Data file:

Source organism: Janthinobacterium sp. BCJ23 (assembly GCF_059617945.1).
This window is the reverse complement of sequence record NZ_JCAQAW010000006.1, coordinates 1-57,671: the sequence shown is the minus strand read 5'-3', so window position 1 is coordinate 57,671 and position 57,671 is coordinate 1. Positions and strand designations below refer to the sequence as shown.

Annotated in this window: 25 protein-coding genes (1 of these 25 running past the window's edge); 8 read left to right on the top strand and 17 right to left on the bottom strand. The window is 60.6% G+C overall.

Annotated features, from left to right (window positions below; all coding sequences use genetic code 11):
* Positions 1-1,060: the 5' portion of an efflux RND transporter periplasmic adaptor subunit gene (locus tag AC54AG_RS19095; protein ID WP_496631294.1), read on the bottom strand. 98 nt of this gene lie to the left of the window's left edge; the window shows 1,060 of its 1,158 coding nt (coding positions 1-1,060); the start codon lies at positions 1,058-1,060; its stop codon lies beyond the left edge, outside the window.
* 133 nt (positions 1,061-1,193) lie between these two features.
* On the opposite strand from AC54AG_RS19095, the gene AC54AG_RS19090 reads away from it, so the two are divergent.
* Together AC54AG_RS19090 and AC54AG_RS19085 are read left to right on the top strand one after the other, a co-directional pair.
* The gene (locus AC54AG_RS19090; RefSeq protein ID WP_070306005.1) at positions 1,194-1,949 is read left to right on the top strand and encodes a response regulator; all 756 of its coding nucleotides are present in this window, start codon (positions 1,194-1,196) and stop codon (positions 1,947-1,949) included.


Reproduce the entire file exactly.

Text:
Source organism: Janthinobacterium sp. BCJ23 (assembly GCF_059617945.1).
This window is the reverse complement of sequence record NZ_JCAQAW010000006.1, coordinates 1-57,671: the sequence shown is the minus strand read 5'-3', so window position 1 is coordinate 57,671 and position 57,671 is coordinate 1. Positions and strand designations below refer to the sequence as shown.

Annotated in this window: 25 protein-coding genes (1 of these 25 running past the window's edge); 8 read left to right on the top strand and 17 right to left on the bottom strand. The window is 60.6% G+C overall.

Annotated features, from left to right (window positions below; all coding sequences use genetic code 11):
* Positions 1-1,060: the 5' portion of an efflux RND transporter periplasmic adaptor subunit gene (locus tag AC54AG_RS19095; protein ID WP_496631294.1), read on the bottom strand. 98 nt of this gene lie to the left of the window's left edge; the window shows 1,060 of its 1,158 coding nt (coding positions 1-1,060); the start codon lies at positions 1,058-1,060; its stop codon lies beyond the left edge, outside the window.
* 133 nt (positions 1,061-1,193) lie between these two features.
* On the opposite strand from AC54AG_RS19095, the gene AC54AG_RS19090 reads away from it, so the two are divergent.
* Together AC54AG_RS19090 and AC54AG_RS19085 are read left to right on the top strand one after the other, a co-directional pair.
* The gene (locus AC54AG_RS19090; RefSeq protein ID WP_070306005.1) at positions 1,194-1,949 is read left to right on the top strand and encodes a response regulator; all 756 of its coding nucleotides are present in this window, start codon (positions 1,194-1,196) and stop codon (positions 1,947-1,949) included.